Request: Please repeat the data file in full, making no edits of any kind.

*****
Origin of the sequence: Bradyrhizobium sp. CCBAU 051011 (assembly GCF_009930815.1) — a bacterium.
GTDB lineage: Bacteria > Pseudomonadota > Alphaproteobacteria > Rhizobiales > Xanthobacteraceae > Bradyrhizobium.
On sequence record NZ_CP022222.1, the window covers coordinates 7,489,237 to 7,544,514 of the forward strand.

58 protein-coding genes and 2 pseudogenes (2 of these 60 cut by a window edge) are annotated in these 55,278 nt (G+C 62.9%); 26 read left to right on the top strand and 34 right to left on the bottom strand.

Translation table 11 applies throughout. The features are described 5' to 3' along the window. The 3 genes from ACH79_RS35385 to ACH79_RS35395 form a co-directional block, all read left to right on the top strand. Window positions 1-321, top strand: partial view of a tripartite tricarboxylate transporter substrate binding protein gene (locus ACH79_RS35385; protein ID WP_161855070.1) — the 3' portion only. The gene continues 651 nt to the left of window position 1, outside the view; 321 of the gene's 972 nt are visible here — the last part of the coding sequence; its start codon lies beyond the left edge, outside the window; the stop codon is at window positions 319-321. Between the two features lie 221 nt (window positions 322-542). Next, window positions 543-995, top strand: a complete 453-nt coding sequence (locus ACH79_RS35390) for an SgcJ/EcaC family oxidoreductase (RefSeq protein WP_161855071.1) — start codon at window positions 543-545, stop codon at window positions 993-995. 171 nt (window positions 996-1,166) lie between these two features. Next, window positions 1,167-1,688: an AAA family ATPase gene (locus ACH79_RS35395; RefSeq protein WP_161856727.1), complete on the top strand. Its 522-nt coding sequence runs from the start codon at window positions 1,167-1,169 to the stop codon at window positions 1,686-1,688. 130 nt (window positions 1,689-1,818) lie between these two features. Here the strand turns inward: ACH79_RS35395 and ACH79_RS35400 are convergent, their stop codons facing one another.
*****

Origin of the sequence: Bradyrhizobium sp. CCBAU 051011 (assembly GCF_009930815.1) — a bacterium.
GTDB lineage: Bacteria > Pseudomonadota > Alphaproteobacteria > Rhizobiales > Xanthobacteraceae > Bradyrhizobium.
On sequence record NZ_CP022222.1, the window covers coordinates 7,489,237 to 7,544,514 of the forward strand.

58 protein-coding genes and 2 pseudogenes (2 of these 60 cut by a window edge) are annotated in these 55,278 nt (G+C 62.9%); 26 read left to right on the top strand and 34 right to left on the bottom strand.

Translation table 11 applies throughout. The features are described 5' to 3' along the window. The 3 genes from ACH79_RS35385 to ACH79_RS35395 form a co-directional block, all read left to right on the top strand. Window positions 1-321, top strand: partial view of a tripartite tricarboxylate transporter substrate binding protein gene (locus ACH79_RS35385; protein ID WP_161855070.1) — the 3' portion only. The gene continues 651 nt to the left of window position 1, outside the view; 321 of the gene's 972 nt are visible here — the last part of the coding sequence; its start codon lies beyond the left edge, outside the window; the stop codon is at window positions 319-321. Between the two features lie 221 nt (window positions 322-542). Next, window positions 543-995, top strand: a complete 453-nt coding sequence (locus ACH79_RS35390) for an SgcJ/EcaC family oxidoreductase (RefSeq protein WP_161855071.1) — start codon at window positions 543-545, stop codon at window positions 993-995. 171 nt (window positions 996-1,166) lie between these two features. Next, window positions 1,167-1,688: an AAA family ATPase gene (locus ACH79_RS35395; RefSeq protein WP_161856727.1), complete on the top strand. Its 522-nt coding sequence runs from the start codon at window positions 1,167-1,169 to the stop codon at window positions 1,686-1,688. 130 nt (window positions 1,689-1,818) lie between these two features. Here the strand turns inward: ACH79_RS35395 and ACH79_RS35400 are convergent, their stop codons facing one another.